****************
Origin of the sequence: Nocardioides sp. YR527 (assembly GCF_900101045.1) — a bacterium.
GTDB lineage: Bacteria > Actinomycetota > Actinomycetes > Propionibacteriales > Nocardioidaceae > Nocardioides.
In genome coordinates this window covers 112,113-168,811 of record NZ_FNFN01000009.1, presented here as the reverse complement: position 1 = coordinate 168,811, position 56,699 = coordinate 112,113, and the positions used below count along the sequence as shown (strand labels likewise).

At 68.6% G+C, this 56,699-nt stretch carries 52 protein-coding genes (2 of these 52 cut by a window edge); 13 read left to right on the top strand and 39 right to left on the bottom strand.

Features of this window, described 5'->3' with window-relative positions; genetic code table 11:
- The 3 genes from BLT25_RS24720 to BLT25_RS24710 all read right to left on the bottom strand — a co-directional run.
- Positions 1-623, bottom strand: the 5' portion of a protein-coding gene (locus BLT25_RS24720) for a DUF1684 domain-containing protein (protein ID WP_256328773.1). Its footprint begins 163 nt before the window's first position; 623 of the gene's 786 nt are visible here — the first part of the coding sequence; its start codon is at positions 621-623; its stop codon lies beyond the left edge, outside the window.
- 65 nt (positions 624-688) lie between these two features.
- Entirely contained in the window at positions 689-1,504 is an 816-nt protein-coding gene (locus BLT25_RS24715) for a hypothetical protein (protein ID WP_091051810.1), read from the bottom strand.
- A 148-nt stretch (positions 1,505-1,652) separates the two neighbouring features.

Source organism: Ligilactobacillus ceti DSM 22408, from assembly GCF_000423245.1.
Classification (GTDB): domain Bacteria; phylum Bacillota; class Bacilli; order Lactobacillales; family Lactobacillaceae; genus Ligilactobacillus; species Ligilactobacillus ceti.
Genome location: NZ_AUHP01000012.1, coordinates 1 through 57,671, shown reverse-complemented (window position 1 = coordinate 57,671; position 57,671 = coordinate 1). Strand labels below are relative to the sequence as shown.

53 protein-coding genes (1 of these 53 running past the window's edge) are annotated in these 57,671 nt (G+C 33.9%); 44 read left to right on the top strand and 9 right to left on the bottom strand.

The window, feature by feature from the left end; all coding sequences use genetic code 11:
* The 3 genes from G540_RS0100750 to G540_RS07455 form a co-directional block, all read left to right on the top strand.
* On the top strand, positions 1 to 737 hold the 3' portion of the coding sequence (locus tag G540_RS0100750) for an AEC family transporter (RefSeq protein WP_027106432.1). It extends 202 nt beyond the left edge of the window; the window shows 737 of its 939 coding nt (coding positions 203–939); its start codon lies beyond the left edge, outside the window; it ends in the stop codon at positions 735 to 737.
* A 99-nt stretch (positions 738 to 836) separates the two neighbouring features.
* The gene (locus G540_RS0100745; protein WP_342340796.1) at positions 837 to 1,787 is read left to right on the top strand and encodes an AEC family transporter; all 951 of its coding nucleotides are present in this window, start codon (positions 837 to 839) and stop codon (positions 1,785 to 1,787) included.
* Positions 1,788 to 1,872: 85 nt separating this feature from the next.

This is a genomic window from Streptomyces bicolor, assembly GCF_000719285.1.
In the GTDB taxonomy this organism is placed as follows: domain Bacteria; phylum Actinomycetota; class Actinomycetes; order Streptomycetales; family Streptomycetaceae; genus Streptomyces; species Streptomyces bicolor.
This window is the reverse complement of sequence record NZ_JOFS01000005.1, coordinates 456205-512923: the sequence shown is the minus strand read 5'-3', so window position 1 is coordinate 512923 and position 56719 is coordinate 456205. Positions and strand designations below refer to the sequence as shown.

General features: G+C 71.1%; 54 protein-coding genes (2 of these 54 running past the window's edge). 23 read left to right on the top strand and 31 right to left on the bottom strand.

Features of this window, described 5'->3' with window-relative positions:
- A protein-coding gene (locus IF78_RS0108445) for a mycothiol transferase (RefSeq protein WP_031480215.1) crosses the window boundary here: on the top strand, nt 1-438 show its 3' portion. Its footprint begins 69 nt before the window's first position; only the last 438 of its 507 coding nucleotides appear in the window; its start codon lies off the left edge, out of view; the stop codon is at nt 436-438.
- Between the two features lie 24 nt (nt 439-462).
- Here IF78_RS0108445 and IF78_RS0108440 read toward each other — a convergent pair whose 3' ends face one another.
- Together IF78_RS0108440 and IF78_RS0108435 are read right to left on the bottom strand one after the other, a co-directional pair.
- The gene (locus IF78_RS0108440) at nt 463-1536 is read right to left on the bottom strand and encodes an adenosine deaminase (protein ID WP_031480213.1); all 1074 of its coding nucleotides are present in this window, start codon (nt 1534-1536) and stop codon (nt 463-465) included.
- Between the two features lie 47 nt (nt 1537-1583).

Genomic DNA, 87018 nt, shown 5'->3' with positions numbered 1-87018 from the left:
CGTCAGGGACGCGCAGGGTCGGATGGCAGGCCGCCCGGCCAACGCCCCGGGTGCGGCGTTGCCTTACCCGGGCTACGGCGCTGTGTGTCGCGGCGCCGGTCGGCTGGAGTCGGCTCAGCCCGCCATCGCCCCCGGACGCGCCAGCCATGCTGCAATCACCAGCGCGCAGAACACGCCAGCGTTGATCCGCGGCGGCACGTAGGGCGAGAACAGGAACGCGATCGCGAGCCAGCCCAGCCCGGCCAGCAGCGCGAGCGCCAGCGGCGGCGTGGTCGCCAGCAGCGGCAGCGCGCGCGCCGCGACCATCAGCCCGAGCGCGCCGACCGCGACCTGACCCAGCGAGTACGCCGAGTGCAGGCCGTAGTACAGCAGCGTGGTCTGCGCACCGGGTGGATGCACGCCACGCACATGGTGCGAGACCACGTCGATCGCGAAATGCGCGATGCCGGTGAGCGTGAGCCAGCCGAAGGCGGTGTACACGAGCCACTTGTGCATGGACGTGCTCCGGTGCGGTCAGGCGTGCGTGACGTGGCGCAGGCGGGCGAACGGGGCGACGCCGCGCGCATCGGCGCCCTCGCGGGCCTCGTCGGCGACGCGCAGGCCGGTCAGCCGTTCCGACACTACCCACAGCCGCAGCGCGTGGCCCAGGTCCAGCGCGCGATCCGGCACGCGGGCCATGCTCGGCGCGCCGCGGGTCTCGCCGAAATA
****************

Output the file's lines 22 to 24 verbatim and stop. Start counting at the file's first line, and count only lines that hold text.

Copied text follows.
In the GTDB taxonomy this organism is placed as follows: domain Bacteria; phylum Actinomycetota; class Actinomycetes; order Streptomycetales; family Streptomycetaceae; genus Streptomyces; species Streptomyces bicolor.
This window is the reverse complement of sequence record NZ_JOFS01000005.1, coordinates 456205-512923: the sequence shown is the minus strand read 5'-3', so window position 1 is coordinate 512923 and position 56719 is coordinate 456205. Positions and strand designations below refer to the sequence as shown.

General features: G+C 71.1%; 54 protein-coding genes (2 of these 54 running past the window's edge). 23 read left to right on the top strand and 31 right to left on the bottom strand.